Improvements include a twinlock winding crown to improve waterproofness, a parafex shock absorber to protect the balance wheel, and a cerachrom bezel insert made from corrosion and scratch-resistant ceramic. The numerals and graduations are molded in, and then coated in gold or platinum.

This year Rolex will celebrate 90 years of the Oyster, which comes in a wide range of styles for men and women, either classic with calendar functions, or professional versions built for specifc functions such as mountain climbing, diving, aviation, and yachting.


Burberry is a behemoth brand today, but its roots lie in British craftsmanship and, as such, its heritage trench coat collection is still handmade in Castleford, a small town in the north of England.

The story goes that the iconic coat was frst designed by Thomas Burberry in the 1880s to protect military offcers from the elements while in the trenches. Instead of using waxed or rubberised fabrics, he developed gabardine, a durable yet lightweight fabric made from yarn woven in a compact twill construction with more than 100 interlacing threads per centimetre. This causes water to be repelled, thereby offering a new approach to rainwear.

He went on to patent the trench in 1912, and Burberry continues to make its own gabardine to this day. Cotton yarns are doubled up in the weaving process, and the fabric undergoes multiple checks throughout its creation.

Design details that remain constant include epaulettes on shoulders, a storm shield across the upper back, D-ring belts, and a back pleat (originally to allow ease of movement on horseback). There are more than 80 processes involved in making a trench. The collar is hand sewn into place, using 180 stitches to ensure a fuid curve.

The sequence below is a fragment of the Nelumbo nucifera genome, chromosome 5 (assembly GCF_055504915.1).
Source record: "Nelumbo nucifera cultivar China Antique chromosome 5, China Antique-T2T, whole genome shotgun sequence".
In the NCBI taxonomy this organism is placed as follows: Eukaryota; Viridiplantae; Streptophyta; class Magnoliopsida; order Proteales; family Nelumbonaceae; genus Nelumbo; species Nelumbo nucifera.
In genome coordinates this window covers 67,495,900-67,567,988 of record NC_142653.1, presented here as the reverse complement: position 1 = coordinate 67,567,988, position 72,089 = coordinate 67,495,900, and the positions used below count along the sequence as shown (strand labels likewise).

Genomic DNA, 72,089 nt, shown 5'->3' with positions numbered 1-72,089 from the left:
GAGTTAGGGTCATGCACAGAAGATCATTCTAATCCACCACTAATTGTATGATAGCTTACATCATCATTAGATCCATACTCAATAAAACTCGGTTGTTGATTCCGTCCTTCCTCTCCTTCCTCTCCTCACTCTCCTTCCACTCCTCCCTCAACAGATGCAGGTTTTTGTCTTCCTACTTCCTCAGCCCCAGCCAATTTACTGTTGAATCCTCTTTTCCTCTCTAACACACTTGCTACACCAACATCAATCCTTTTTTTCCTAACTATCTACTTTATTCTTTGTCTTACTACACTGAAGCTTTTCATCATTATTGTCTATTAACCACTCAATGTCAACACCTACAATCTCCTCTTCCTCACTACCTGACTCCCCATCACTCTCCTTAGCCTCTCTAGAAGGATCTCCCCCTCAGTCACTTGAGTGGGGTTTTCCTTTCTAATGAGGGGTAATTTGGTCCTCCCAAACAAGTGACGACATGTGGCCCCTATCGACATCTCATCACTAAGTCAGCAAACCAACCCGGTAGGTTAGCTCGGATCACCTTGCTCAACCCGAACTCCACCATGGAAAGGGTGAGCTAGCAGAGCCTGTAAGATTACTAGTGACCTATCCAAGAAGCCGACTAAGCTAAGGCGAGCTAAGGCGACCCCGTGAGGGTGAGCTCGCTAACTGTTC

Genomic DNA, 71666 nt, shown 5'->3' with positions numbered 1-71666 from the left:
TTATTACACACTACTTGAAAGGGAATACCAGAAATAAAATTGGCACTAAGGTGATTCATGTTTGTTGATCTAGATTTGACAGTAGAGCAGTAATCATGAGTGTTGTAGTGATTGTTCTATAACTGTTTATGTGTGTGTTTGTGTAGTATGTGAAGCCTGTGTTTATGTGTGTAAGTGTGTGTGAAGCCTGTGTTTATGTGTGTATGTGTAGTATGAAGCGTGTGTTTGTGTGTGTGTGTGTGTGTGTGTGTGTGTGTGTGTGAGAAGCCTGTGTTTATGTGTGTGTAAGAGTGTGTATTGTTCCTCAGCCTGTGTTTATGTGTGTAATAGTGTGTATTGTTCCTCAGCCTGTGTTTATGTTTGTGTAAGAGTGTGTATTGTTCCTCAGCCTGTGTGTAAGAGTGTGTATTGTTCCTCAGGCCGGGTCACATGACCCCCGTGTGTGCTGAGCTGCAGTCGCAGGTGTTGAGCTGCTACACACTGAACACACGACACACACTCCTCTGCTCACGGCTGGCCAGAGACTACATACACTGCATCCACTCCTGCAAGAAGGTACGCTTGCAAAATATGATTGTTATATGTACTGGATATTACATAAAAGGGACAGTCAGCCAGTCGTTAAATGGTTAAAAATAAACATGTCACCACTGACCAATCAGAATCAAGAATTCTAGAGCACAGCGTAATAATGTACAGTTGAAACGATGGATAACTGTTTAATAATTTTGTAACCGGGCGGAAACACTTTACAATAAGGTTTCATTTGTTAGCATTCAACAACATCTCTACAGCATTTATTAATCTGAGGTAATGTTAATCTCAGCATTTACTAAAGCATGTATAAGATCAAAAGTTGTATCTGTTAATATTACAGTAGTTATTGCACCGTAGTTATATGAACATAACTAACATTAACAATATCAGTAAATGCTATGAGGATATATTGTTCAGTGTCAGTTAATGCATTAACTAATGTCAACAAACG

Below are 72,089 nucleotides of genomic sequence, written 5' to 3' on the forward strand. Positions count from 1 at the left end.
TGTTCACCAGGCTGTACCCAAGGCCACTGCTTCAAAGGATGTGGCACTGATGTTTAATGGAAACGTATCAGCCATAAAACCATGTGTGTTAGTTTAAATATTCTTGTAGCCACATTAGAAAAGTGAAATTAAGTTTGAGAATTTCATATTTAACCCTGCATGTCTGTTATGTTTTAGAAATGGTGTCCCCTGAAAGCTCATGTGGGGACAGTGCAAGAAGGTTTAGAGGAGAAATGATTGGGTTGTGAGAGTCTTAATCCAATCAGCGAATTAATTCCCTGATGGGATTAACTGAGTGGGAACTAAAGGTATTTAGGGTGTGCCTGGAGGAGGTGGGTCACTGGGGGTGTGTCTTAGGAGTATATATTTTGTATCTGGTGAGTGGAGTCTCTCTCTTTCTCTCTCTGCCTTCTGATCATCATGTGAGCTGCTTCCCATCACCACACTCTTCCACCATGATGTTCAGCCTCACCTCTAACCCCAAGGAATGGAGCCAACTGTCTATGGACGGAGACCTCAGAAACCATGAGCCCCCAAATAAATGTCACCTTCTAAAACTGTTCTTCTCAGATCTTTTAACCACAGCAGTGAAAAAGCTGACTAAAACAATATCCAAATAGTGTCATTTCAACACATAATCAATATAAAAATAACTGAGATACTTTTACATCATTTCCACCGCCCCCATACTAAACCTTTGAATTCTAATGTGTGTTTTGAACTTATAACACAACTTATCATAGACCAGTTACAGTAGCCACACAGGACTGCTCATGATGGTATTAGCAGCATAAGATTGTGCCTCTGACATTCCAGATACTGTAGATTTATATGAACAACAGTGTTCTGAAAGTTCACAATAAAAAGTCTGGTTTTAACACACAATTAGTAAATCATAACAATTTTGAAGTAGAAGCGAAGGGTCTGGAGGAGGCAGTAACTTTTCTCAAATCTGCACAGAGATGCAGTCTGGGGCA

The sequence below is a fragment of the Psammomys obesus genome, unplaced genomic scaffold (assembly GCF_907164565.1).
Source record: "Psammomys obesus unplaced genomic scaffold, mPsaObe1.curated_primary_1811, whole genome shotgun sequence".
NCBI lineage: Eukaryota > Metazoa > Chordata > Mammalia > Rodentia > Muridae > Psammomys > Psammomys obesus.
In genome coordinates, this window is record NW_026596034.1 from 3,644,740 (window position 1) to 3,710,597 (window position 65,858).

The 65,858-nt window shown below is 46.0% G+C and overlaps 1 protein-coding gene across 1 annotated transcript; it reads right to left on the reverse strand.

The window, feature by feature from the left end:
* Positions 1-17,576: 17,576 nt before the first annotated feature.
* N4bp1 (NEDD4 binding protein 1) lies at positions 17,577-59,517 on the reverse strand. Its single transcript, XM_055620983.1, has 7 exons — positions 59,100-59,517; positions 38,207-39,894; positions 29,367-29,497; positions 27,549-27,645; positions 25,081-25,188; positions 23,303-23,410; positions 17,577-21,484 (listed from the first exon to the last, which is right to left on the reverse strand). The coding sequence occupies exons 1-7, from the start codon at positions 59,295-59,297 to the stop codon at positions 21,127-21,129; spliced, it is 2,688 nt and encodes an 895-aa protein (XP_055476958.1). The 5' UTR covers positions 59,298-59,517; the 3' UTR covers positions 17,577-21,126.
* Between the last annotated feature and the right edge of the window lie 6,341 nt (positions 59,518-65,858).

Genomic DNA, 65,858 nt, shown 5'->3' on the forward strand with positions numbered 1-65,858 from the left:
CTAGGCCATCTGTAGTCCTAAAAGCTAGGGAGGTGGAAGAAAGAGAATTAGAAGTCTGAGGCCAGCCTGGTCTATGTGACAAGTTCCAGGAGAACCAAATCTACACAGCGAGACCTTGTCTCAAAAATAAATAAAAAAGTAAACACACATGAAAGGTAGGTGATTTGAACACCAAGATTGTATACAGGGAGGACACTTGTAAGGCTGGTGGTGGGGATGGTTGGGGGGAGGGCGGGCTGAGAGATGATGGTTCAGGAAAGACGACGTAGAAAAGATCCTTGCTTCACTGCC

And to further distinguish this iconic style, each coat is lined with the brand’s distinctive check, which is positioned in such a way that it is symmetrical and unbroken. Pop that collar, and underneath the check lies at 45 degrees.


Everything Domenico Dolce and Stefano Gabbana design revolves around their beloved Italy, and this season’s collection is no exception. Taking inspiration from a ’50s tourist’s eye of the country, and the kind of treats and crafts they might have picked up on their visit, a handmade appeal pervades every piece.

The Sicily bag is the epitome of this mood. The style, which debuted in 2010, has come to represent Dolce & Gabbana’s dedication to Italy’s artisanal heritage. Summer’s Sicily looks to “the timeless elegance of Italian women” for its linear shape, while traditional materials, including lace and macramé, add allure.

It takes fve hours to assemble the leather version, and 12 hours to create a hand-crochet version. Other touches include small jewel medallions, charms, and miniature purses. The Sicily also features prints from the season, including stripes, citrus fruit, and banana leaves.

Meanwhile, the Intaglio collection harks back to the embroidered linens once given as part of women’s dowries. Nappa leather is laser-perforated and then hand- embroidered, the upper side of the leather pressed to create a pierced effect. Bellissimo.


“Technology is a wonderful thing, but it’s the handcrafted element that makes a product unique and gives it character — that’s something that simply cannot be taught to a machine.” So says Zaim Kamal, Montblanc’s creative director. For him, it’s important that each of its categories — writing instruments, timepieces, jewellery, and leather goods — is made in a centre for excellence for that skill. For the latter, that meant establishing the Montblanc Pelletteria in Scandicci, on the outskirts of Florence, in 2006.

“The city has long been regarded as the capital of leather craftsmanship, and our pelletteria includes exceptional artisans, who are passionate about crafting the fnest leather products. Many of them come from families who have worked with leather for generations. This gives Florence its rich and unique expression in leather. They understand and apply their technical knowledge of leather, potential treatments, and functions, in addition to their deep appreciation for the aesthetic appeal of leather,” Kamal says.

The process of making one piece involves many iterations. “Designs are frst hand-sketched to understand the volumes and the proportions of the individual piece. Then it is discussed with the pattern-cutters and the material team to ensure that the transition from paper to prototype is as smooth as possible — these teams work very closely together, often challenging each other to fnd new solutions,” Kamal says.